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Word of the Week: Loment

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Welcome to Word of the Week! Stay tuned for a new word each Friday to amp up your nature vocabulary!

Loment [LOH-ment](botany noun): The seedpod of certain leguminous plants, constricted between each seed and breaking into one-seeded portions when ripe.

Fall is an exciting time to explore the wonderful world of seeds. So many different plants are preparing to naturally drop their seeds this season in order for them to overwinter, then germinate and bloom in the spring/summer of the next year. These seeds will also have their own preferred method of travel.

With its large pink and violet flowers, Showy Tick Trefoil is a beautiful plant that grows in the Black Oak Savannah of High Park. As with the other Tick Trefoils, this plant is well known for having loments that like to travel by clinging on to animal fur or clothing.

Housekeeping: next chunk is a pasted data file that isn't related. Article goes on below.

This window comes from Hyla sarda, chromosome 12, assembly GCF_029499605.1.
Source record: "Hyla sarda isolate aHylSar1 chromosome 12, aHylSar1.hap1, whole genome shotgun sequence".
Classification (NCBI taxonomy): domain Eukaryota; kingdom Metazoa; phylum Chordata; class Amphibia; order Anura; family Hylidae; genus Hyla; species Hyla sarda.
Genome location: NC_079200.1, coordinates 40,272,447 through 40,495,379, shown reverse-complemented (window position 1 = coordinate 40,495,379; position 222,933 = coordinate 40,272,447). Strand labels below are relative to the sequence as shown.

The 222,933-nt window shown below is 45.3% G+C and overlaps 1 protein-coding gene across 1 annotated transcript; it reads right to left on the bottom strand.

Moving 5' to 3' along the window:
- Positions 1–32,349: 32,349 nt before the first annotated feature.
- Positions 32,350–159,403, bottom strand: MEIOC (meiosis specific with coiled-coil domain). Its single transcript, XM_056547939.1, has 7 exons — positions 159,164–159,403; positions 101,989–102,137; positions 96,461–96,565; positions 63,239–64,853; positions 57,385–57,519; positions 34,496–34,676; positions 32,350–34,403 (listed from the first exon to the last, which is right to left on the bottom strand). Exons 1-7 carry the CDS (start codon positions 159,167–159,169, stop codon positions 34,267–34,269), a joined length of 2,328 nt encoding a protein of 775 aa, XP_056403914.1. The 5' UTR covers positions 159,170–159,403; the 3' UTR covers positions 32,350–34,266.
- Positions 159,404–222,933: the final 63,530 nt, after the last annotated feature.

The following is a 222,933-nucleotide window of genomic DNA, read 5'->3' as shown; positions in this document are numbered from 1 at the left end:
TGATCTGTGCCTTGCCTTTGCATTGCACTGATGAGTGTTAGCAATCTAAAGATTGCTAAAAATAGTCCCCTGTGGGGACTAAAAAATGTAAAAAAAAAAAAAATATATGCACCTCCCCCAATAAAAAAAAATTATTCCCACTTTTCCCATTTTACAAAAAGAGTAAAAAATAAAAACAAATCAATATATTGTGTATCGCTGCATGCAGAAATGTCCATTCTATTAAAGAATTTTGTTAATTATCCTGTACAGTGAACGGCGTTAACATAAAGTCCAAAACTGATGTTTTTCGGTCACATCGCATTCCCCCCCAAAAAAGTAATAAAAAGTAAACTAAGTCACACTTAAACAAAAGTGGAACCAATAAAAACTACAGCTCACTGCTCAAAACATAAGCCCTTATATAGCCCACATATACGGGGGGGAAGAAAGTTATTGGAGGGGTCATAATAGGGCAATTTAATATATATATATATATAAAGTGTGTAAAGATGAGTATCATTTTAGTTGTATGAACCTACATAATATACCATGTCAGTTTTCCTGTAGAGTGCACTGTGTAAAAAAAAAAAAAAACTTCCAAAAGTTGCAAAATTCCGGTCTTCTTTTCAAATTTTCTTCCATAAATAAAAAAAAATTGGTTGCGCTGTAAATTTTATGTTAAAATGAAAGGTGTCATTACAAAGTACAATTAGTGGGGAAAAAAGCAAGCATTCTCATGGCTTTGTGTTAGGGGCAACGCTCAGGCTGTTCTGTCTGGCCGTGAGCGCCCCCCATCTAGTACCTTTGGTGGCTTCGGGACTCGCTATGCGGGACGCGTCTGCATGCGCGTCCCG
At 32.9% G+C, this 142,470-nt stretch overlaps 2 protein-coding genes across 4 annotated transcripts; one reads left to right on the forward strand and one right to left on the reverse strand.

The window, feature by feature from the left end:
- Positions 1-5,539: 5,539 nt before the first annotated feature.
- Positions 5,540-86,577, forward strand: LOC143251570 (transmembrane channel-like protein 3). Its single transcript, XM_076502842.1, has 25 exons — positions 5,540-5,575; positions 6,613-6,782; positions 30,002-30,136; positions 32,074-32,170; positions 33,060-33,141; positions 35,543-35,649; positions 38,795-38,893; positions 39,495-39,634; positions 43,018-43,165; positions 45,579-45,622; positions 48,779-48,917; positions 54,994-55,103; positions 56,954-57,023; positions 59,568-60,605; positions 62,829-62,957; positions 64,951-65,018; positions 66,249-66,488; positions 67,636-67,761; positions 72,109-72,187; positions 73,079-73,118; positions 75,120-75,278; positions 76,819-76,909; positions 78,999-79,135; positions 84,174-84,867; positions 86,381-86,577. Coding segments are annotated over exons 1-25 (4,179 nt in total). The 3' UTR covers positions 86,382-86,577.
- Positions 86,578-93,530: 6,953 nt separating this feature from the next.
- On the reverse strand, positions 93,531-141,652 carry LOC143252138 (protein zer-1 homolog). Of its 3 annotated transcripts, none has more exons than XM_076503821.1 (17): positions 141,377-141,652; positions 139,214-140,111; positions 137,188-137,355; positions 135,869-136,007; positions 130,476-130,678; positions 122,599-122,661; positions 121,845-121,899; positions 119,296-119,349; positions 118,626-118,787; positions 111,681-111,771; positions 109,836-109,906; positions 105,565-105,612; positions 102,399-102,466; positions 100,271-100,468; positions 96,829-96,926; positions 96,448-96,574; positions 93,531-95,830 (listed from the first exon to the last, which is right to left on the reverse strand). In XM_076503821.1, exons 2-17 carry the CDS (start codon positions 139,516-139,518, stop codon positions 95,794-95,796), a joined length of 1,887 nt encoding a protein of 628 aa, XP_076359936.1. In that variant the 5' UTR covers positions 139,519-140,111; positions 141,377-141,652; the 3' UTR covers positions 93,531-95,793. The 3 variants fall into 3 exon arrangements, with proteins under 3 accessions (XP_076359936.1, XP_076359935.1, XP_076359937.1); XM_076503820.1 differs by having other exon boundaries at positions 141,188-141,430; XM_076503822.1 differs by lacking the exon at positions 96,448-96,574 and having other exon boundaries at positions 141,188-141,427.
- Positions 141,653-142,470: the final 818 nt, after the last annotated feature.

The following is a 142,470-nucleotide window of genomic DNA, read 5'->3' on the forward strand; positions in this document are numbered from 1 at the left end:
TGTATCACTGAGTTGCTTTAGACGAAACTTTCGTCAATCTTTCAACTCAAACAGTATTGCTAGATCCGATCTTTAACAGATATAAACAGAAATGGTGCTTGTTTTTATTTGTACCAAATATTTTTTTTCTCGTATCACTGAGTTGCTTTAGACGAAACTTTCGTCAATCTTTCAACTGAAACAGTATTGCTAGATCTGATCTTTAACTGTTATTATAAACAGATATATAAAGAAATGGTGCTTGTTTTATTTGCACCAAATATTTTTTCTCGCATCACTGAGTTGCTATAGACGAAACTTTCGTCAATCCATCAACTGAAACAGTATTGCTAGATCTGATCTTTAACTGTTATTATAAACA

In late-summer, when the flowers are fertile, they will produce flat loments that have 3-5 jointed, slightly triangular shaped segments which are a bit curved on one side and sticky with barbed hairs. The barbed hairs are what allow the seeds to cling to animal fur or our clothing. They start off green in colour but will turn brown at maturity. The seeds in the loments will be dispersed while individually enclosed in their pod segment.

Keep an eye out for Showy Tick Trefoil seeds, sticking to your clothes, on your next visit to High Park!